Running Form

Technique Tips for great Running form

TIMG_1199he foundation of great Running is good posture. The spine should be elongated by standing straight, tall and relaxed, whilst tucking your bottom under body and keepings abs engaged. Use gravity to propel you forward with a moderate lean forward from the ankle. 


Running Form

  • Head.  The head should be erect, with eyes focused forward to a point on the ground about 15 -20 metres away. Keep your neck soft.
  • Shoulders.  The shoulders should be relaxed, square and level. Do not round your shoulders or swing them forwards or backwards. The arm motion should be from the shoulder, not forearms.
  • Arms.  Arms should be swinging freely but in a general forward/backwards motion (in a tight figure of eight), not a circle or a straight line. Elbows should be bent approximately 90 degrees with forearms remaining roughly parallel to the ground. The hands and forearms shouldn’t cross over the body as they swing back and forth. Think about taking the elbow back.
  • Hands.  Hands are held with the palms facing inwards, not down, in a relaxed fist with the thumb resting in the forefinger.
  • Torso.  The torso should be erect, with chest up (open and lifted from the waist) and plenty of room for the diaphragm to move for proper breathing actions. Many runners do have a lean forward slightly from the ankles, not the hips.  Do not slouch, for this will put stress on the lower back.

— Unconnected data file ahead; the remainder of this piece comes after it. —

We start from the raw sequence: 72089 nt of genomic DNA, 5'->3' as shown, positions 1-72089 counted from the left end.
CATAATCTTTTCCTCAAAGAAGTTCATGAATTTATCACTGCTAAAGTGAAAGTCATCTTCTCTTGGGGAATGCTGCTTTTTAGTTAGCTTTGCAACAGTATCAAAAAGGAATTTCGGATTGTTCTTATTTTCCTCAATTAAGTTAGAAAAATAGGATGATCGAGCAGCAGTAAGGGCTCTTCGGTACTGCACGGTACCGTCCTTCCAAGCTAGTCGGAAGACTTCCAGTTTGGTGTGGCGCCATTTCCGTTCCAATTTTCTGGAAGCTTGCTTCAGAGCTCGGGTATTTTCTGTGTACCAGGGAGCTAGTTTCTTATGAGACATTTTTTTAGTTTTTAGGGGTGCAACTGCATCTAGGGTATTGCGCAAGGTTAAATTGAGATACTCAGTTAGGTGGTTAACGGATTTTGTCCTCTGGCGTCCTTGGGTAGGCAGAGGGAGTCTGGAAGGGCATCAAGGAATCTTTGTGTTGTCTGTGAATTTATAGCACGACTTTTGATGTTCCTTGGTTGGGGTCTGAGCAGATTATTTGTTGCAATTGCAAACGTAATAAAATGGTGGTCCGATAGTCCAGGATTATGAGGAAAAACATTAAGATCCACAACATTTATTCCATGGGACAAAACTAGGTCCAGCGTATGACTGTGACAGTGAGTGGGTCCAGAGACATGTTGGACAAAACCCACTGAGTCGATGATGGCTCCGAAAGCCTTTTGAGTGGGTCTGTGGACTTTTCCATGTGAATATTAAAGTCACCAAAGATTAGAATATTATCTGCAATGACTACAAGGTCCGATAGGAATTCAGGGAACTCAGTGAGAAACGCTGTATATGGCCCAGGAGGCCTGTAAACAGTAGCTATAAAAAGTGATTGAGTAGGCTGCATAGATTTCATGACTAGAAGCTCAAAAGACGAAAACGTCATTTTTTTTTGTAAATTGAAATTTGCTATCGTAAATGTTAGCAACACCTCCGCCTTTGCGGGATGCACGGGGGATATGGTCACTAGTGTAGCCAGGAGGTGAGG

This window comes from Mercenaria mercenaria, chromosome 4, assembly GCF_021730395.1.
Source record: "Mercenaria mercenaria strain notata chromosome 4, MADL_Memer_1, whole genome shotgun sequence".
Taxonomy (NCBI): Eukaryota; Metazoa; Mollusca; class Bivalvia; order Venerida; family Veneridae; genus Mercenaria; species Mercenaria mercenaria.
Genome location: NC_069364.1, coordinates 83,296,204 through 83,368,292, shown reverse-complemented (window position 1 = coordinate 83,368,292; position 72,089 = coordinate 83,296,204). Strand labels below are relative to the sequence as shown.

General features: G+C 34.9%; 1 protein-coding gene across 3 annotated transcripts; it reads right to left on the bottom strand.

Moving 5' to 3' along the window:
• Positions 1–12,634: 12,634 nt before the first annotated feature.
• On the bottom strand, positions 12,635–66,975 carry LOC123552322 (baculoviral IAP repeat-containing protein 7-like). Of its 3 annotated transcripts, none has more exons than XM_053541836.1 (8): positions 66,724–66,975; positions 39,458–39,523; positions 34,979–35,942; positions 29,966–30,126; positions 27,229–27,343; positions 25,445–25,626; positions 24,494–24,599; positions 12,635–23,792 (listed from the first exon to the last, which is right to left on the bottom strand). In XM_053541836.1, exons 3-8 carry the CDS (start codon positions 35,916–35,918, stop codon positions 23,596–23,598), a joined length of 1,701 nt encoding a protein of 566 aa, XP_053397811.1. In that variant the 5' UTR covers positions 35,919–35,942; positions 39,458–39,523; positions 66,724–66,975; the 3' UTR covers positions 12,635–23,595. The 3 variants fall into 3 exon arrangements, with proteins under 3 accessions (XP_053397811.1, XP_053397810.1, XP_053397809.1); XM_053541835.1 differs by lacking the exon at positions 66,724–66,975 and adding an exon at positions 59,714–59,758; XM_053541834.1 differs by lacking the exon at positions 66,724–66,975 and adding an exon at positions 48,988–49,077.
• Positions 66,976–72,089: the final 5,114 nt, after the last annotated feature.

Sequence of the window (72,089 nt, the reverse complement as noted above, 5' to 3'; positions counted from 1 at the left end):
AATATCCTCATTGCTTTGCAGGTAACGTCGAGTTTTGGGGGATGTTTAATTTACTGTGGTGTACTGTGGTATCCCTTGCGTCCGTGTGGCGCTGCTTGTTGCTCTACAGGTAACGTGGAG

• Hips.  The hips should be steady, square and level with no sideways movement.
  • Legs.  The leg action should be relaxed, with pendular movements and moderate knee lift. Legs and arms should move together in a smooth, steady rhythm.
  • Feet.  The foot should strike the surface on heel or mid foot (ball of the foot), in a dorsiflexed position (with the toes pointing forwards not downwards) otherwise this creates a “breaking” motion.  The foot lands below the centre of gravity – just below the hips. On landing the foot should be “light” not heavy, it then “grips and scrapes” the surface.  “Push off” from the ground and let heel float up behind.
  • Knee.  The knee is slightly bent on contact with the surface. The knees should point straight ahead, as if they were headlights of a car.
  • Breathing.  Keep you breathing relaxed. Breathe from your diaphragm, not your chest.  Using a rhythmic breathing pattern (for example breathe in for two counts and out for two counts) throughout your run can help you gain endurance, flow and avoid stitches.

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